Human Tech is a podcast at the intersection of humans, brain science, and technology. Your hosts Guthrie and Dr. Susan Weinschenk explore how behavioral and brain science affects our technologies and how technologies affect our brains.

You can subscribe to the HumanTech podcast through iTunes, Stitcher, or where ever you listen to podcasts.

I’m sometimes surprised by which of my blog posts people get passionate about. Take, for example, my post on whether all uppercase letters are inherently harder to read than upper and lower case. I wrote the post back in 2009, yet someone posted a comment on it today, 8 years later. And last week someone said the post was “utter BS”.

Since the all uppercase topic seems to still be hotly debated, I thought I’d write a quick update. It appears there was a research study done in 2007 that I missed when I first wrote the post. The research confirms, as I said 8 years ago, that:

  • All uppercase letters are not inherently harder to read.
  • All uppercase letters don’t slow down reading speed.
  • In fact, in this study, done with both normal vision and low vision readers, people with low vision performed BETTER with all uppercase letters, presumably because they were larger.
  • This better performance effect with all uppercase disappeared when they increased the size of the font so that it was large even in upper and lower case.
  • All uppercase letters did  not slow down the normal vision people.

It’s a small sample size, but it was statistically significant, and so far as I know there is still no research showing the opposite, so, I’m sticking to the idea for now, that all uppercase letters are not inherently harder to read.

HERE’S THE RESEARCH REFERENCE:

Aries Arditi and Jianna Cho;....

We talk a lot about “cognitive biases” — the tendencies we have to think and act in ways that are not always logical, and not always accurate, but we forget that many of these brain shortcuts are very adaptive and very successful.

In this podcast episode we dive into the positive side — Heuristics. What they are, why we use them, and how they are so successful that we may even want to program them into machines.


Human Tech is a podcast at the intersection of humans, brain science, and technology. Your hosts Guthrie and Dr. Susan Weinschenk explore how behavioral and brain science affects our technologies and how technologies affect our brains.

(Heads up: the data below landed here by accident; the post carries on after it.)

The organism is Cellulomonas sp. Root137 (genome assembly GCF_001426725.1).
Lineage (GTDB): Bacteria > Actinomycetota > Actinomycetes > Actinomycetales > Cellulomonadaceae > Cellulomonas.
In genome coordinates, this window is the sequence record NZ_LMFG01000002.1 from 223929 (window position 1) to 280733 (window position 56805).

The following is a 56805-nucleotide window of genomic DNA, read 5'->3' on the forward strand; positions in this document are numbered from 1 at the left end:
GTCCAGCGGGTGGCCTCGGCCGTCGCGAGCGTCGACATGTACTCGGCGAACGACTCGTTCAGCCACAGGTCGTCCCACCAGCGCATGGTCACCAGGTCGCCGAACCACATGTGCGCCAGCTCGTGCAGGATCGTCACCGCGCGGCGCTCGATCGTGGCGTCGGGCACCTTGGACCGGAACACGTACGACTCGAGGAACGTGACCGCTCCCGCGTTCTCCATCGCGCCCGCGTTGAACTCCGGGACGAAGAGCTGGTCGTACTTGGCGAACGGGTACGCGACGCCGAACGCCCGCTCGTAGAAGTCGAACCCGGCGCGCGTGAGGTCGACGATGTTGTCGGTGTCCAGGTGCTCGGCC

You can subscribe to the HumanTech podcast through iTunes, Stitcher, or where ever you listen to podcasts.

Creating personas before you design a product seems quaint and old-fashioned these days. In this Human Tech podcast episode we get UX-nerdy and talk about why we still think personas can be useful, how they help you design, and the mistakes that people make when they create personas.


Human Tech is a podcast at the intersection of humans, brain science, and technology. Your hosts Guthrie and Dr. Susan Weinschenk explore how behavioral and brain science affects our technologies and how technologies affect our brains.

You can subscribe to the HumanTech podcast through iTunes, Stitcher, or where ever you listen to podcasts.

I think that AI and robots will be writing all the code and doing all the design of digital products before too long. But until then, we need good design tools. My favorite is Adobe XD. Have you tried it?

We met Demian Borba, Stategic Development Manager for the product when we were out in San Francisco earlier this year, and in this podcast episode we talk with Demian about Adobe XD, about design tools, and about his background.

Here are some links we mention in the podcast:

xd.adobe.com for information on the product in general

https://adobexd.uservoice.com/  if you want to leave a message or ask a question for the Adobe team

https://www.facebook.com/AdobeExperienceDesign for the Adobe XD facebook page and the place to go to watch Demian’s livestream events that happen every Wednesday at 10 Pacific time.


HumanTech is a podcast at the intersection of humans, brain science, and technology. Your hosts Guthrie and Dr. Susan Weinschenk explore how behavioral and brain science affects our technologies and how technologies affect our brains.

You can subscribe to the HumanTech podcast through iTunes, Stitcher, or where ever you listen to podcasts.

How do you know if the work you are doing to improve the user experience of your product is worth the time and the effort? One of our most popular webinar topics is how to calculate the return on investment (ROI) of User Experience. So we decided to talk about it on this latest episode of the Human Tech podcast